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Timings : Open All Day

Time Required : 1 day

Entry Fee : No entry fee

Baratang Island, Andaman & Nicobar Islands Overview

Baratang Island, also known as Ranchiwalas Island, is a beautiful little island in the North and Middle Andaman Administrative district and is situated about 100 kilometres away from the capital city of Port Blair by road. The island is well-known for its mangroves, mud volcanoes (only ones in India) and limestone caves. However, you may need to take permission from the Forest Department at Baratang to explore these caves. Unlike Havelock Island, Baratang Island is not as developed for urban tourism and mostly serves as a hub for natural sightseeing. You can reach Baratang island via the government ferry service that runs between Port Blair city at the Phoenix Bay Jetty.

From Port Blair which is around 100 Kms away, Baratang Island is an ideal offbeat one-day destination. Andaman Trunk Road that connects Rangat and Mayabunder passes through the Baratang Island and meanders through the lush green rainforests. Popular activities at the Batarang Island include boating through the mangrove forests and limestone caves, light treks and hikes and bird watching. The beaches here are untouched and offer a quiet experience for those who shy away from crowds. The food outlets here serve delightful Indian cuisine as well. Keep in mind that many locals here are not well versed in English.

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Sightseeing at Baratang Island

1. Mangrove Forests

Mangrove Creeks
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Tourists are allowed to take calm boat rides through the tidal mangrove forests. 

2. Limestone Caves 

Limestone Cave
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The virgin beaches of Baratang islands attract those looking for a quiet beachside experience but the limestone caves here are the icing on the cake. The caves were formed millions of years ago due to the slow deposition of lime on the earth's surface. The caves can be accessed by a 45 minutes boat ride from Baratang via a scenic route through the Andaman Sea. The ride through the mangrove reserves to the wonderful limestone caves is truly an exhilarating experience.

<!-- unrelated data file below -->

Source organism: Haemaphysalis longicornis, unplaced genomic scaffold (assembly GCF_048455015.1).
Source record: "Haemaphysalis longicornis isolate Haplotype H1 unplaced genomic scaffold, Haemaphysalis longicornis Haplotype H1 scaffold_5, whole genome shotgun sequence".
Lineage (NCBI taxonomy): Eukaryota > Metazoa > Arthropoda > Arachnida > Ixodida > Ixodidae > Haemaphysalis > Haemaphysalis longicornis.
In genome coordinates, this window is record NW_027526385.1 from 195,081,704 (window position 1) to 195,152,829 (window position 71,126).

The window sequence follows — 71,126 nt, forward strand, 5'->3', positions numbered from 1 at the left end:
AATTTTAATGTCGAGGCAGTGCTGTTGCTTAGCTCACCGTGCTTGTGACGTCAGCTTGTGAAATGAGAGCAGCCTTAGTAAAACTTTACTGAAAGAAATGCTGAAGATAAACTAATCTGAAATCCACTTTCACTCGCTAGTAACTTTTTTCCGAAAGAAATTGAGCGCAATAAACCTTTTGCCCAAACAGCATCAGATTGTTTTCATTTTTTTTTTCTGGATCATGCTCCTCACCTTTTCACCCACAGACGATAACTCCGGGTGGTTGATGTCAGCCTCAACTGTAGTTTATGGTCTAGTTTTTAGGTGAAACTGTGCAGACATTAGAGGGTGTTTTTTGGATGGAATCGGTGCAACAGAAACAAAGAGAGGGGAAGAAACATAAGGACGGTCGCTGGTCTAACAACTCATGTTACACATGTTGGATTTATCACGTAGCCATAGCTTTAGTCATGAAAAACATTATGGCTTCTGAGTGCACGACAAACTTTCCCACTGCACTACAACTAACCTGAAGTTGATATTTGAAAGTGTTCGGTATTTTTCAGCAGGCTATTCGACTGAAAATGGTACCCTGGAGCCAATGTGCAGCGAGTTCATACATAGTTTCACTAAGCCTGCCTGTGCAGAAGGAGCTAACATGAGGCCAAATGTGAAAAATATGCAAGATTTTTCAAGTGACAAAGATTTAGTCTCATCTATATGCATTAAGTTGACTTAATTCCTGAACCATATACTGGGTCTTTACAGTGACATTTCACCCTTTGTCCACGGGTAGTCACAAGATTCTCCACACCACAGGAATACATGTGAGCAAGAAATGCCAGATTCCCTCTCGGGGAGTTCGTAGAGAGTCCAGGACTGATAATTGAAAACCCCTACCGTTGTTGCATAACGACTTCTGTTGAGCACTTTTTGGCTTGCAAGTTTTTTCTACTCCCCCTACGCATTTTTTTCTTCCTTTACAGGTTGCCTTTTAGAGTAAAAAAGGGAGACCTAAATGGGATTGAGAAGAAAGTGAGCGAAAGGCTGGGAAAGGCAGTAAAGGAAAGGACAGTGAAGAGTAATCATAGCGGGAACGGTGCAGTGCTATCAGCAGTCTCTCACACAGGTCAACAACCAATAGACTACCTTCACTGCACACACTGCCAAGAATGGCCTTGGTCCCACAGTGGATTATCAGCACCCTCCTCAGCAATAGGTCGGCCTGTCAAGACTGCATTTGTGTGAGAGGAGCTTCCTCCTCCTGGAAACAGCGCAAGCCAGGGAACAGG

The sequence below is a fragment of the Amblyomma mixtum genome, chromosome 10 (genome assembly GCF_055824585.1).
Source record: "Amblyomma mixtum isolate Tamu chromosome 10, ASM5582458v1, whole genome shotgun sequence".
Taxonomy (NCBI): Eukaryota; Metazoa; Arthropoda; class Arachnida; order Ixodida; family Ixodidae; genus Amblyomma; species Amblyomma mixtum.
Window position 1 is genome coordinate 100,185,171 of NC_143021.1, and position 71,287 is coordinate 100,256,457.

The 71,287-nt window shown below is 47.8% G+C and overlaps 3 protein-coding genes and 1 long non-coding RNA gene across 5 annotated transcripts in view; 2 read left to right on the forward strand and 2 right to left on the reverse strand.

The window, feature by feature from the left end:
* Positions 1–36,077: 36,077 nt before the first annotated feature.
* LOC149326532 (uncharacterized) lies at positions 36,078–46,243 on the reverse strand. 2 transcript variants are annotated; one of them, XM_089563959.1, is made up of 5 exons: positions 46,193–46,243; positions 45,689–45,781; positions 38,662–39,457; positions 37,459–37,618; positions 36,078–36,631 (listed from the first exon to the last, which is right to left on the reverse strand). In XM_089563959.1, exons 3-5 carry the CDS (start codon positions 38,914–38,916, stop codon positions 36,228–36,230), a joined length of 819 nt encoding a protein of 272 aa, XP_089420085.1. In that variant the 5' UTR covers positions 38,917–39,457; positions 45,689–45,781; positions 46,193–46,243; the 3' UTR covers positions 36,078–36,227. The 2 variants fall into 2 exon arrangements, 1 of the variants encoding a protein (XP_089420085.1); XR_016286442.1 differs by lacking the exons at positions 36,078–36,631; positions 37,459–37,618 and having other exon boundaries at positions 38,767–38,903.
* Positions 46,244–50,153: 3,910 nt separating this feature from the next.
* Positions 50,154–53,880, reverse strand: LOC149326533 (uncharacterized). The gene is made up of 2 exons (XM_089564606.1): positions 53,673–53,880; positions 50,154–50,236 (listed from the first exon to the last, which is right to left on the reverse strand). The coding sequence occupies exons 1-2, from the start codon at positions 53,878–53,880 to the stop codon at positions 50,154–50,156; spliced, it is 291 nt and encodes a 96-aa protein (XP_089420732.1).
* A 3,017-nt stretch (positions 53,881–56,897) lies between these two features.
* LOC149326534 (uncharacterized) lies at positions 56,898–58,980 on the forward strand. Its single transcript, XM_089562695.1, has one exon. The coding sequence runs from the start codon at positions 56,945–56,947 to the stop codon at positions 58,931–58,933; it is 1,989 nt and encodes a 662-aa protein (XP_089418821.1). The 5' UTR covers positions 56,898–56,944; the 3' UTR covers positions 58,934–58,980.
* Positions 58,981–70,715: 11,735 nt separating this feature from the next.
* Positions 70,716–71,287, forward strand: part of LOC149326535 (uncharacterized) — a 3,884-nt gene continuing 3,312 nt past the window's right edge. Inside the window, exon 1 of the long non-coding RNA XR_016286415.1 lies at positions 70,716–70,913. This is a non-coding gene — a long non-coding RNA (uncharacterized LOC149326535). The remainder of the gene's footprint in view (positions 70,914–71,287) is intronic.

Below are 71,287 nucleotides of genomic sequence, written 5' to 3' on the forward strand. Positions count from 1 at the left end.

3. Mud Volcanoes

Mud Volcano
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Endemic to Baratang Island in India, the mud volcanoes are sprawled over a huge area of 1000 to 2000 square metre. The first eruption of the mud volcano on the island of Baratang was seen in the year 1983 and the last eruption was seen in 2003. These volcanoes also emit a number of gasses and the eruptions in mud have formed various craters all over the island. The mud volcanoes are truly unique and attract nature lovers and geography enthusiasts from all over the world.

How To Reach Baratang Island

Baratang island is located 100 km from the capital of Port Blair. You can choose to book a private taxi or take the government buses which run from Port Blair. There are also government ferry services which run between Port Blair and Baratang Island and onward to Havelock Island. They start at the Phoenix Bay Jetty at 08:30 AM each day. You can avail the tickets for the same at the  Single Window, Tourist Information Center at Directorate of I & P, between 09:00 AM to 04:00 PM.

  Arrival  Departure 
Port Blair  --- 05:30AM IST
Baratang  08:30 AM IST 1:00 PM IST
Port Blair  05:00 PM IST  ---

Tips For Visiting

1. While visiting the limestone caves, do not try to make contact with the tribal people.
2. The mud volcano isn't an ideal destination for the children below 10 years.
3. Always stick to your routes and not venture into the restricted areas.

Geography and Demographics

The Baratang Island expands over an area of about 243 square kilometres and is considered as one of the primary islands of the Andaman and Nicobar Islands archipelago in the Bay of Bengal. To the north of the Baratang Island is Middle Andaman; to the east is the archipelago of the Islands of Ritchie and Port Blair lies to the south of the Baratang Island.

The landscape consists of lush green tropical forests, limestone caves, mangrove creeks, pristine beaches, a couple of active volcanoes and a mud volcano. The island consists of three main villages, Nilambur, Adozig and Rangat and has an approximate population of about 5700 inhabitants which mainly include the Jarawa Tribe population. In India, the Jarawa tribe is identified as the Adivasi group who have avoided contact with non-locals to a great extent.

History of Baratang Island

By the end of the nineteenth century India, due to a political disturbance in Ranchi, many locals converted to Christianity to seek refuge. India was still under the reign of the British Rule during that time. When the British realised the forests of Andaman and Nicobar had future growth prospects, they decided to send the people who converted to Christianity as labour to cultivate crops on Baratang Island. The island was therefore also known as the Ranchiwalas Island. The immigrants thus created new lives for themselves on Baratang Island.

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